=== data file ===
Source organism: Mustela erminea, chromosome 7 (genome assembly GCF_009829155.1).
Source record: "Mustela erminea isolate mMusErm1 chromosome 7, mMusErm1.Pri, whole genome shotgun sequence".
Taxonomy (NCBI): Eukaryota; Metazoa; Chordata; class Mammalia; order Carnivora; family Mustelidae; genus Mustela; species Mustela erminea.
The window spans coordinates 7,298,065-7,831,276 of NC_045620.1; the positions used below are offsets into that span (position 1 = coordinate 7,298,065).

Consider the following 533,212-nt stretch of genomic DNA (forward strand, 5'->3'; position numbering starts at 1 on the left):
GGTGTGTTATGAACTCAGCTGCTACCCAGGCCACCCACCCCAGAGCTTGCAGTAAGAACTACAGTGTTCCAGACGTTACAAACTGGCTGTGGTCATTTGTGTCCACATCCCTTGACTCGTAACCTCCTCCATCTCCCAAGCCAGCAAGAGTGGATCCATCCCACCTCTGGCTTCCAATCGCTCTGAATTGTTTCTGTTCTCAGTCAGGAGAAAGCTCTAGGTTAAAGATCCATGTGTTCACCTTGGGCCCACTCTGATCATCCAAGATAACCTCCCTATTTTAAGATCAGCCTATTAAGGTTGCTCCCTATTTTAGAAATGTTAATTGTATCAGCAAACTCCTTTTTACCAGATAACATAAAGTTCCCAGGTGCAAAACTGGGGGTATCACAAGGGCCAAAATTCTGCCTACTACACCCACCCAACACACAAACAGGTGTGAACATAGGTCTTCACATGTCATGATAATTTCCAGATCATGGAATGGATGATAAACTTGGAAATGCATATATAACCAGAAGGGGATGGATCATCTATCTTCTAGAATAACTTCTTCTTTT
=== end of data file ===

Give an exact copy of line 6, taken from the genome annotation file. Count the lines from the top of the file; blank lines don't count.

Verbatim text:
GGTGTGTTATGAACTCAGCTGCTACCCAGGCCACCCACCCCAGAGCTTGCAGTAAGAACTACAGTGTTCCAGACGTTACAAACTGGCTGTGGTCATTTGTGTCCACATCCCTTGACTCGTAACCTCCTCCATCTCCCAAGCCAGCAAGAGTGGATCCATCCCACCTCTGGCTTCCAATCGCTCTGAATTGTTTCTGTTCTCAGTCAGGAGAAAGCTCTAGGTTAAAGATCCATGTGTTCACCTTGGGCCCACTCTGATCATCCAAGATAACCTCCCTATTTTAAGATCAGCCTATTAAGGTTGCTCCCTATTTTAGAAATGTTAATTGTATCAGCAAACTCCTTTTTACCAGATAACATAAAGTTCCCAGGTGCAAAACTGGGGGTATCACAAGGGCCAAAATTCTGCCTACTACACCCACCCAACACACAAACAGGTGTGAACATAGGTCTTCACATGTCATGATAATTTCCAGATCATGGAATGGATGATAAACTTGGAAATGCATATATAACCAGAAGGGGATGGATCATCTATCTTCTAGAATAACTTCTTCTTTT